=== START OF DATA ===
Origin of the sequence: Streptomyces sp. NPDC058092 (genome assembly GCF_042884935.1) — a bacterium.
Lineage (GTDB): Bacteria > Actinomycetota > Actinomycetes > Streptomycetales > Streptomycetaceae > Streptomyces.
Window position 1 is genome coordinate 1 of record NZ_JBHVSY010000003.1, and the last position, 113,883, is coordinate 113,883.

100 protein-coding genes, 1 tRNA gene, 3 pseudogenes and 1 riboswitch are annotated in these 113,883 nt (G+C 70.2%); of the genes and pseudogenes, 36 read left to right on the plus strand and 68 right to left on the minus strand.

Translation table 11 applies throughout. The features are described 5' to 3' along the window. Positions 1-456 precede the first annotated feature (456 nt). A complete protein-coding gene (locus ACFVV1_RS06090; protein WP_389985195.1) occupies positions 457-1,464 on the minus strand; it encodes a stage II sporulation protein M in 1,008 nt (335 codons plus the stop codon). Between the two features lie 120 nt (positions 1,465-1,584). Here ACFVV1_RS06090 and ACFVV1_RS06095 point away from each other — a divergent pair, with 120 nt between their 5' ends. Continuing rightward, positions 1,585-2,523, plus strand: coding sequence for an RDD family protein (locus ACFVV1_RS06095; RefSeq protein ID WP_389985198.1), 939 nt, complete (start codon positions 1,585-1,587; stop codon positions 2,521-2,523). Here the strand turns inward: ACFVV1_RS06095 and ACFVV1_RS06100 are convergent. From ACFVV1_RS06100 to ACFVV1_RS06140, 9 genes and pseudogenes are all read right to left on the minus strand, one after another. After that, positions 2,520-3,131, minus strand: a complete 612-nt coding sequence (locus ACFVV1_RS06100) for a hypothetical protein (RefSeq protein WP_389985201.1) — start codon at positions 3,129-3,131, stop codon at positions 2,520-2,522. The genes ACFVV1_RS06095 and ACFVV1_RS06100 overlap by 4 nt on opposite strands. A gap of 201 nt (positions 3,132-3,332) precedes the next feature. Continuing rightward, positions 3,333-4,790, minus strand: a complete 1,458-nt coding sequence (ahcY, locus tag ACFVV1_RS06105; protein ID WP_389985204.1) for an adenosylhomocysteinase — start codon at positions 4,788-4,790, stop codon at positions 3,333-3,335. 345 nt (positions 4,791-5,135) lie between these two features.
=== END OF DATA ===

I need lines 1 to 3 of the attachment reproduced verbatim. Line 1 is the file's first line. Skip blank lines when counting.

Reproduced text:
Origin of the sequence: Streptomyces sp. NPDC058092 (genome assembly GCF_042884935.1) — a bacterium.
Lineage (GTDB): Bacteria > Actinomycetota > Actinomycetes > Streptomycetales > Streptomycetaceae > Streptomyces.
Window position 1 is genome coordinate 1 of record NZ_JBHVSY010000003.1, and the last position, 113,883, is coordinate 113,883.